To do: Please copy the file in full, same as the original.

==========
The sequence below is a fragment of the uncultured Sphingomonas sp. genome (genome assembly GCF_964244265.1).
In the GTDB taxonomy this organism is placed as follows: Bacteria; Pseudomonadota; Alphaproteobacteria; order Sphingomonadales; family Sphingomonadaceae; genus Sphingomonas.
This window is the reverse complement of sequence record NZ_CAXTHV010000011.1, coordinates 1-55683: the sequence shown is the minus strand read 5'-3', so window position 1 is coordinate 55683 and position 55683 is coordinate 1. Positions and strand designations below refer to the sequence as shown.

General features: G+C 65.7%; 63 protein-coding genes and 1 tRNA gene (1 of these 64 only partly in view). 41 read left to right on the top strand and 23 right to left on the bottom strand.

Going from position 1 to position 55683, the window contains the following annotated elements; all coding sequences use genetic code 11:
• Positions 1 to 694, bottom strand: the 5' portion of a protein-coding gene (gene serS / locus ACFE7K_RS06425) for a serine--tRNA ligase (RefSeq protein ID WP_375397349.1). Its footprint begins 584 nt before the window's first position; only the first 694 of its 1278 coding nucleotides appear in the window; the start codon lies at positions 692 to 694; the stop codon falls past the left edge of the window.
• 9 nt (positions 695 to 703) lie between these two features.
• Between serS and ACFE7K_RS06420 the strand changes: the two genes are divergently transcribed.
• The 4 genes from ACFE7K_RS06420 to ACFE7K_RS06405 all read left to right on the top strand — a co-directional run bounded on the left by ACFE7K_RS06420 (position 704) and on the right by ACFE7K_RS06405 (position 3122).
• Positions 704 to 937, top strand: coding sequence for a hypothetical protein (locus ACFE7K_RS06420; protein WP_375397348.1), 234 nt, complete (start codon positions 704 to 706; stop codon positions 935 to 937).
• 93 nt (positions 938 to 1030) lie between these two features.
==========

The sequence below is a fragment of the uncultured Sphingomonas sp. genome (genome assembly GCF_964244265.1).
In the GTDB taxonomy this organism is placed as follows: Bacteria; Pseudomonadota; Alphaproteobacteria; order Sphingomonadales; family Sphingomonadaceae; genus Sphingomonas.
This window is the reverse complement of sequence record NZ_CAXTHV010000011.1, coordinates 1-55683: the sequence shown is the minus strand read 5'-3', so window position 1 is coordinate 55683 and position 55683 is coordinate 1. Positions and strand designations below refer to the sequence as shown.

General features: G+C 65.7%; 63 protein-coding genes and 1 tRNA gene (1 of these 64 only partly in view). 41 read left to right on the top strand and 23 right to left on the bottom strand.

Going from position 1 to position 55683, the window contains the following annotated elements; all coding sequences use genetic code 11:
• Positions 1 to 694, bottom strand: the 5' portion of a protein-coding gene (gene serS / locus ACFE7K_RS06425) for a serine--tRNA ligase (RefSeq protein ID WP_375397349.1). Its footprint begins 584 nt before the window's first position; only the first 694 of its 1278 coding nucleotides appear in the window; the start codon lies at positions 692 to 694; the stop codon falls past the left edge of the window.
• 9 nt (positions 695 to 703) lie between these two features.
• Between serS and ACFE7K_RS06420 the strand changes: the two genes are divergently transcribed.
• The 4 genes from ACFE7K_RS06420 to ACFE7K_RS06405 all read left to right on the top strand — a co-directional run bounded on the left by ACFE7K_RS06420 (position 704) and on the right by ACFE7K_RS06405 (position 3122).
• Positions 704 to 937, top strand: coding sequence for a hypothetical protein (locus ACFE7K_RS06420; protein WP_375397348.1), 234 nt, complete (start codon positions 704 to 706; stop codon positions 935 to 937).
• 93 nt (positions 938 to 1030) lie between these two features.